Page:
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Abundance and distribution of cavity trees in an old-growth subtropical montane evergreen broad-leaved forest

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We examined the relationship between the density of cavity trees and forest structure characteristics and explored the occurrence of cavity trees among different tree species and diameter breast height (DBH) size in a subtropical evergreen broad-leaved forest in the Ailao Mountains in southwestern China. Cavity trees accounted for 7.9% of living trees and 16.3% of dead trees. Average density of living cavity trees (86.3 trees·ha–1) was 6.9 times that of dead cavity trees. Density of living cavity trees was positively correlated with the density of living trees. Cavity trees showed a skewed distribution among DBH classes that peaked at DBHs of 20–40cm. Moreover, the probability that a living tree was cavity-bearing was logistically related to DBH. Overall, the likelihood of trees being cavity-bearing differed significantly among species. The proportions of cavity trees among the 23 species having more than 63 trees were positively related to the average DBH and to the largest DBH recorded for each species. We suggest that (1) living tree density is important in determining density of cavity trees and (2) differences in proportion of living cavity trees among species is caused mostly by differences in average DBH of each species.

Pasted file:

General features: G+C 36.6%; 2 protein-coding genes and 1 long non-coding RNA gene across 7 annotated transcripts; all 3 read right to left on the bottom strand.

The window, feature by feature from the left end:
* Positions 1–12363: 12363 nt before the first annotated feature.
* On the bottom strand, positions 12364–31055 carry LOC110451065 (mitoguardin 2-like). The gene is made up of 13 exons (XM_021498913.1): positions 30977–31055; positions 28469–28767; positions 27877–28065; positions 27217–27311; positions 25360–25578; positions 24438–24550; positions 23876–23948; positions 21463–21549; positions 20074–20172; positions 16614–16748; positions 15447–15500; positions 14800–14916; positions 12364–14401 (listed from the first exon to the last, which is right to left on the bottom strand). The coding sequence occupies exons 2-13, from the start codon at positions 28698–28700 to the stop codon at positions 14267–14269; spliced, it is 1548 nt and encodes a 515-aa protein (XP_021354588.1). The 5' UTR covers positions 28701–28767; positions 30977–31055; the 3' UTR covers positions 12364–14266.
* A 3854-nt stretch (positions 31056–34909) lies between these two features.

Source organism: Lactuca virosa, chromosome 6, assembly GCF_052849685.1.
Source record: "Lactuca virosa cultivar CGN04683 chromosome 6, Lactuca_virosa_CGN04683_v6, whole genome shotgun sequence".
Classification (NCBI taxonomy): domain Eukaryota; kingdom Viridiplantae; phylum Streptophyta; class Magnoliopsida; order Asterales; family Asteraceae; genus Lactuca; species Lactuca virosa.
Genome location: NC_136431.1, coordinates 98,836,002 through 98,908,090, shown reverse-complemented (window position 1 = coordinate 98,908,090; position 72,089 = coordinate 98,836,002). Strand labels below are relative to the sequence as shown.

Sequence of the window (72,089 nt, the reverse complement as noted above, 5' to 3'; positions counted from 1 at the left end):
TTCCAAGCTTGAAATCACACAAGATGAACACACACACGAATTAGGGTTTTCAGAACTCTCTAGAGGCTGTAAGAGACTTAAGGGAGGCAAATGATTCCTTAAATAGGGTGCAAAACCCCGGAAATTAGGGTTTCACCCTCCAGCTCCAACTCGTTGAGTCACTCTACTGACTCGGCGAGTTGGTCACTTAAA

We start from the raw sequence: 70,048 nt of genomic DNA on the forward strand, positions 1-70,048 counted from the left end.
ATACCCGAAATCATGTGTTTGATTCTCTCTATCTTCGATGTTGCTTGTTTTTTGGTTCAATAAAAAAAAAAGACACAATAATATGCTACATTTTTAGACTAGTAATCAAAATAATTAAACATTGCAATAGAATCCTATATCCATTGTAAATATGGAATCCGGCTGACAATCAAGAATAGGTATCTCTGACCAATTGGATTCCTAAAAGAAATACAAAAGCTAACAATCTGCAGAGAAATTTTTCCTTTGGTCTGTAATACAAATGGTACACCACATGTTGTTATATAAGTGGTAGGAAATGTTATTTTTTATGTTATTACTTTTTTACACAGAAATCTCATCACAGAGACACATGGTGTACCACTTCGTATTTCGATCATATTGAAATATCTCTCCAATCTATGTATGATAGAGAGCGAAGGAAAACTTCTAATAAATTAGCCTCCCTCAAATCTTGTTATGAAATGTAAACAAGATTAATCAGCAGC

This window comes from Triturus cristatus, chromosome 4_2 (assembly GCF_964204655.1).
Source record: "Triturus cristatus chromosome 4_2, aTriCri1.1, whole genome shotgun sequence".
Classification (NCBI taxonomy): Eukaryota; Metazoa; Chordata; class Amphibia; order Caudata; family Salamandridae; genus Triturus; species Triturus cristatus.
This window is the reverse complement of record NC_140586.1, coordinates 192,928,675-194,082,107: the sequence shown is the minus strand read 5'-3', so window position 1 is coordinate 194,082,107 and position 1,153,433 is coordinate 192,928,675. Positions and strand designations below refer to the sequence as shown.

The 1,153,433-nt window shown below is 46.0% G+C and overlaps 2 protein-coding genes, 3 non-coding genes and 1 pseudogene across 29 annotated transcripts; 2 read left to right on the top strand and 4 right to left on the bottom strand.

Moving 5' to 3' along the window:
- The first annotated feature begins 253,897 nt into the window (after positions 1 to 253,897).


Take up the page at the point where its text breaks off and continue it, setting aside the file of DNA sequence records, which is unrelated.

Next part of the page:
Nous avons examiné la relation entre la densité des arbres creux et les caractéristiques structurales de la forêt et nous avons étudié l’occurrence des arbres creux selon l’espèce et la dimension (DHP) des arbres dans une forêt feuillue sempervirente subtropicale située dans les monts Ailao, dans le sud-ouest de la Chine. Les arbres creux représentaient 7,9 % des arbres vivants et 16,3 % des arbres morts. La densité moyenne des arbres creux vivants (86,3 arbres·ha–1) était 6,9 fois supérieure à celle des arbres creux morts. La densité des arbres creux vivants était positivement corrélée à celle des arbres vivants. La distribution de la densité des arbres creux vivants en fonction des classes de DHP était asymétrique et culminait avec les DHP de 20–40 cm. De plus, la probabilité qu’un arbre vivant soit creux était logistiquement reliée au DHP. Globalement, les chances qu’un arbre soit creux étaient significativement différentes selon l’espèce. La proportion d’arbres creux parmi les 23 espèces comptant plus de 63 arbres était positivement reliée au DHP moyen et au plus grand DHP observés chez chaque espèce. Nos résultats indiquent que (1) la densité des arbres vivants a un effet déterminant sur la densité des arbres creux et (2) les différences entre les espèces dans la proportion d’arbres creux vivants sont principalement dues aux différences entre le DHP moyen de chaque espèce.

Document Type: Research Article

Publication date: November 1, 2009

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  • Published since 1971, this monthly journal features articles, reviews, notes and commentaries on all aspects of forest science, including biometrics and mensuration, conservation, disturbance, ecology, economics, entomology, fire, genetics, management, operations, pathology, physiology, policy, remote sensing, social science, soil, silviculture, wildlife and wood science, contributed by internationally respected scientists. It also publishes special issues dedicated to a topic of current interest.
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